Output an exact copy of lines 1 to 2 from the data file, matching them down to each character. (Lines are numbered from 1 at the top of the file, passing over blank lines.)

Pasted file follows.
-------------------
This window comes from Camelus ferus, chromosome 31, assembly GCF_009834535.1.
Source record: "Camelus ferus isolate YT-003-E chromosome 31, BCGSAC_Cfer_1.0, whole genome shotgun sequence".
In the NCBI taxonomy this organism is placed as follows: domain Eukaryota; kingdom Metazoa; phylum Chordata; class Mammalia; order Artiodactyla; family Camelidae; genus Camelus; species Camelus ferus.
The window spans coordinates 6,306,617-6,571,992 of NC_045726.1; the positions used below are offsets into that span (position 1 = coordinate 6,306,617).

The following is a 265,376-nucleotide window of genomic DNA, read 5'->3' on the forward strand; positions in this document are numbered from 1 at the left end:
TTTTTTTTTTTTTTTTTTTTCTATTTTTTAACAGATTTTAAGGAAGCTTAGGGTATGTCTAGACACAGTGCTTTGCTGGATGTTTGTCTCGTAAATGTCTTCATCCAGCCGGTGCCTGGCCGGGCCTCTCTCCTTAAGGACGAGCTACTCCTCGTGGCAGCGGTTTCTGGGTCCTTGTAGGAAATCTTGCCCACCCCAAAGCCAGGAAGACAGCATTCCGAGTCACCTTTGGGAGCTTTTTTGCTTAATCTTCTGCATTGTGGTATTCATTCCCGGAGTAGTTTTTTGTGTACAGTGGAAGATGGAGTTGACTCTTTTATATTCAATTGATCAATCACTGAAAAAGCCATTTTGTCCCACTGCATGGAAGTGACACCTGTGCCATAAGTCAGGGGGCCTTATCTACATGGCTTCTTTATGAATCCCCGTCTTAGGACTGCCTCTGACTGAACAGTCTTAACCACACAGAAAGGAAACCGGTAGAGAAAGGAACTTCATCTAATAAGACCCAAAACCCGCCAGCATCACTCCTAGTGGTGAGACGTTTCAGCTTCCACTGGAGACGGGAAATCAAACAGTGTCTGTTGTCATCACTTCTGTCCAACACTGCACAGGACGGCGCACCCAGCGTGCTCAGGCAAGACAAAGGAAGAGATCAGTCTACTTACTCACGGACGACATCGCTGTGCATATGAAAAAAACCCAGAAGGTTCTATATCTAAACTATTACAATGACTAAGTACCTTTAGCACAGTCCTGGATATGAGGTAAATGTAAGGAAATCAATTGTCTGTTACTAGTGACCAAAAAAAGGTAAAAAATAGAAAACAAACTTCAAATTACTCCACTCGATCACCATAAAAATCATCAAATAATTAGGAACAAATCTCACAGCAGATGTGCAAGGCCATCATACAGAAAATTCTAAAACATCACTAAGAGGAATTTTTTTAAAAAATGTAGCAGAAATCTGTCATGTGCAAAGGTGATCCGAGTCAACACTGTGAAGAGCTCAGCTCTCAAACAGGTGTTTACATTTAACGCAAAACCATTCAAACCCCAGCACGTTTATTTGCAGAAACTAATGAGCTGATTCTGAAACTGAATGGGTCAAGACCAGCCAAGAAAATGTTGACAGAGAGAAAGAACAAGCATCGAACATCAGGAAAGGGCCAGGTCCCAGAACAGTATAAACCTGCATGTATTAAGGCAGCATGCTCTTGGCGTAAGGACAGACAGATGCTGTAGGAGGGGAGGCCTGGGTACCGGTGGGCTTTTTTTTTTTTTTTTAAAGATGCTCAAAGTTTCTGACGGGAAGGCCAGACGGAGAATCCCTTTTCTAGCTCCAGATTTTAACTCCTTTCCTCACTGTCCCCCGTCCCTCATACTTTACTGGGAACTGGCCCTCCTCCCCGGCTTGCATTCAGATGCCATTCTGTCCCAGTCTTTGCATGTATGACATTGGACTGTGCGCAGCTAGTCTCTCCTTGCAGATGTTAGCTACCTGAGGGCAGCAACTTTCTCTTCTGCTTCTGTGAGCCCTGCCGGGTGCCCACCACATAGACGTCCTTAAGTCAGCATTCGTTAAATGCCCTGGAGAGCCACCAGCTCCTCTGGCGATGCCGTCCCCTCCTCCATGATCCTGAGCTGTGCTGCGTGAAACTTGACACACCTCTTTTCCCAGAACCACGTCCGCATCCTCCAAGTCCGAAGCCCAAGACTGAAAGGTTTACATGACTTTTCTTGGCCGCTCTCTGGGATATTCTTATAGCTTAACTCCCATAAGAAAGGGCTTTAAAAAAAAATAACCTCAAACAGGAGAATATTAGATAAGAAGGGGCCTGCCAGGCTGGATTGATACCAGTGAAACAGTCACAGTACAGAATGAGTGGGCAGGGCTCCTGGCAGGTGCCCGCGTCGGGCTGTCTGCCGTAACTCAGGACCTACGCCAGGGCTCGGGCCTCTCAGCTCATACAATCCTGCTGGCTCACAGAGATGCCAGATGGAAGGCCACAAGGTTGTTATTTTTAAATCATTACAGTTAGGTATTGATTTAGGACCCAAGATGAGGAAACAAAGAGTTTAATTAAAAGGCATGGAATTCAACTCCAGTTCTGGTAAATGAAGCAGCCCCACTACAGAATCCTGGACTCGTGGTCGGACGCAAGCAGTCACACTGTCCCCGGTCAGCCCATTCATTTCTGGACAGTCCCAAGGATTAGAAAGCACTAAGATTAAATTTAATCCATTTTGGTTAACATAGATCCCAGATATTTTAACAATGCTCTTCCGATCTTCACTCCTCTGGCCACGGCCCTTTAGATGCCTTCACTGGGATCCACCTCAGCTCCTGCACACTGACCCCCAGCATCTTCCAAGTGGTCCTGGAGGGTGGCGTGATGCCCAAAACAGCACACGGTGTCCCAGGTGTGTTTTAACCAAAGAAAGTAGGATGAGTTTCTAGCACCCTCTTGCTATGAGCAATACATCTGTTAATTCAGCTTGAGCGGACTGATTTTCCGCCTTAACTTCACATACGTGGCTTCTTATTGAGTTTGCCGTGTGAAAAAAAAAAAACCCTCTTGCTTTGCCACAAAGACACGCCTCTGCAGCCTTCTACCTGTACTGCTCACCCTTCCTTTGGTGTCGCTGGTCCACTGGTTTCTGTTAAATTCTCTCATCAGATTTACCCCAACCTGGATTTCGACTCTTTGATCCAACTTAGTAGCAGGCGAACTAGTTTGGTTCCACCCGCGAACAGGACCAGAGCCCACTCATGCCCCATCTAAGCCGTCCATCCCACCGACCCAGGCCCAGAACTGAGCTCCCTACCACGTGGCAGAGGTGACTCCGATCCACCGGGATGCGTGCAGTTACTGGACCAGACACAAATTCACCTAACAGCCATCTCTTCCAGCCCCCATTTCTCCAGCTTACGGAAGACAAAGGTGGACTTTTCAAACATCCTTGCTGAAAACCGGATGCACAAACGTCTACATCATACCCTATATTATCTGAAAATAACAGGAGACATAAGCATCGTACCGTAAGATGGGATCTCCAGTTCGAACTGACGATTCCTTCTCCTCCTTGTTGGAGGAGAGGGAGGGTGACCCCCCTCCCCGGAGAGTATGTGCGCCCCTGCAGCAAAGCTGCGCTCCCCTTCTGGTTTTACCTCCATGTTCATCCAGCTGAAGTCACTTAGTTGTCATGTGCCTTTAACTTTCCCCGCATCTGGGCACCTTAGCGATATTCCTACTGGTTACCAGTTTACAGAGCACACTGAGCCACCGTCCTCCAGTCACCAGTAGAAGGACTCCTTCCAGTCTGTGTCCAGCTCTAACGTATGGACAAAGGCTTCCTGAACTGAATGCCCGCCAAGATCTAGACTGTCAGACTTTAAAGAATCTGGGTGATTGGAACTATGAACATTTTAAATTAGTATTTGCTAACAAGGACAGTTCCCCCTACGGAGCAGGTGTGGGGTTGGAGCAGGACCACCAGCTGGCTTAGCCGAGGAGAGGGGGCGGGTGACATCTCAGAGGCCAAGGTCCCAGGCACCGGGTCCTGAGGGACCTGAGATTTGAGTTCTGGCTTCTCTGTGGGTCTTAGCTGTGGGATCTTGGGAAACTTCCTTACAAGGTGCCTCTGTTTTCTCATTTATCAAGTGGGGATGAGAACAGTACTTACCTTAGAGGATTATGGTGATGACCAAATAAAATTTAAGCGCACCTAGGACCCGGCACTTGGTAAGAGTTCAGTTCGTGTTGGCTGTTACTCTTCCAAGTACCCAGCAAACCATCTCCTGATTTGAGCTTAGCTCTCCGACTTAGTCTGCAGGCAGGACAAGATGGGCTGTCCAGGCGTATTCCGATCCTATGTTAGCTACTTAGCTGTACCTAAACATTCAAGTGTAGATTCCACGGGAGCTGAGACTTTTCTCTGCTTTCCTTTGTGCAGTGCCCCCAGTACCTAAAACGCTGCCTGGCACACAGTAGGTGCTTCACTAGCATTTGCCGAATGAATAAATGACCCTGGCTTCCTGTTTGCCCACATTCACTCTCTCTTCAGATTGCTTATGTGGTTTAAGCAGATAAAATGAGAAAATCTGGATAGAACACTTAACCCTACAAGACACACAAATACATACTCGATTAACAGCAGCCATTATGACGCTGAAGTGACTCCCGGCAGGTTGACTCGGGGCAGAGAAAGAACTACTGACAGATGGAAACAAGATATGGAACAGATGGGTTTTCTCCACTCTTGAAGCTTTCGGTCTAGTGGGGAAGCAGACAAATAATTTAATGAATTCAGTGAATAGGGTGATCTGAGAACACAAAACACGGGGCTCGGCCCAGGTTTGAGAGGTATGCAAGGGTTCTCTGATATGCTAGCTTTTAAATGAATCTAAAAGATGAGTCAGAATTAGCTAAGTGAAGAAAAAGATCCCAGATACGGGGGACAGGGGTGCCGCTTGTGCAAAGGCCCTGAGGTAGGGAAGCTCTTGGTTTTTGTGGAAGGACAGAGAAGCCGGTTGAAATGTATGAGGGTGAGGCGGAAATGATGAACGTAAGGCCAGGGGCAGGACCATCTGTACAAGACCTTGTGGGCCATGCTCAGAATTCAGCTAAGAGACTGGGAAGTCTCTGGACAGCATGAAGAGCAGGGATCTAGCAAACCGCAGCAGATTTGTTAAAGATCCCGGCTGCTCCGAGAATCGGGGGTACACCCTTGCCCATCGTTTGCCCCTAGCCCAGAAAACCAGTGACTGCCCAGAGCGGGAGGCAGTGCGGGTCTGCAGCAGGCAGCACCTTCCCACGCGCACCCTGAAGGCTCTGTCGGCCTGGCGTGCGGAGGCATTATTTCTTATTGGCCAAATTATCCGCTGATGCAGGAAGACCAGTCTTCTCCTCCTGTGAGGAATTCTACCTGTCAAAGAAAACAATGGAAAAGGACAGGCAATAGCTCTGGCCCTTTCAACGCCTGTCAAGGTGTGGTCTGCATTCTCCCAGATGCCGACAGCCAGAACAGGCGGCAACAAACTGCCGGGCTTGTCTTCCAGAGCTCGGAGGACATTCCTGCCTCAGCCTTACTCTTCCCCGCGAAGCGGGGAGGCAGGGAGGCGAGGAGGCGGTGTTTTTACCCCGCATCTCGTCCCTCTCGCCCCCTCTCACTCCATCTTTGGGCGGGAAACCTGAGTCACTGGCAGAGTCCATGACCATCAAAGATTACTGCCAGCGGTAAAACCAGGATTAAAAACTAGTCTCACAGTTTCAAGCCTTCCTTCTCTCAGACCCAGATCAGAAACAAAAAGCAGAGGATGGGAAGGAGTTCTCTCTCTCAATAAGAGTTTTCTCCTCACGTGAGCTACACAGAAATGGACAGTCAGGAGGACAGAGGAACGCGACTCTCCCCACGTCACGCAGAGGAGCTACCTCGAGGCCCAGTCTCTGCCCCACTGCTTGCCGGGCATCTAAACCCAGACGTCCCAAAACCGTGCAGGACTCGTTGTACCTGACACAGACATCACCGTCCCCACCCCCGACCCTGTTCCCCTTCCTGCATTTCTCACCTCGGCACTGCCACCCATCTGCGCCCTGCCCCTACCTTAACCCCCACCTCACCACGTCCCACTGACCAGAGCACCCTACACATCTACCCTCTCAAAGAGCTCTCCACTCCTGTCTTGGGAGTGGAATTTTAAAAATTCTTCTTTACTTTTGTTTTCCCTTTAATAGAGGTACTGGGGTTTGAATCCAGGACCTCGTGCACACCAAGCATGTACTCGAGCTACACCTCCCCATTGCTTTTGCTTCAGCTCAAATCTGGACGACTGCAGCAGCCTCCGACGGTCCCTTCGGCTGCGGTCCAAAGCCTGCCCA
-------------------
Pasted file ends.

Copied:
This window comes from Camelus ferus, chromosome 31, assembly GCF_009834535.1.
Source record: "Camelus ferus isolate YT-003-E chromosome 31, BCGSAC_Cfer_1.0, whole genome shotgun sequence".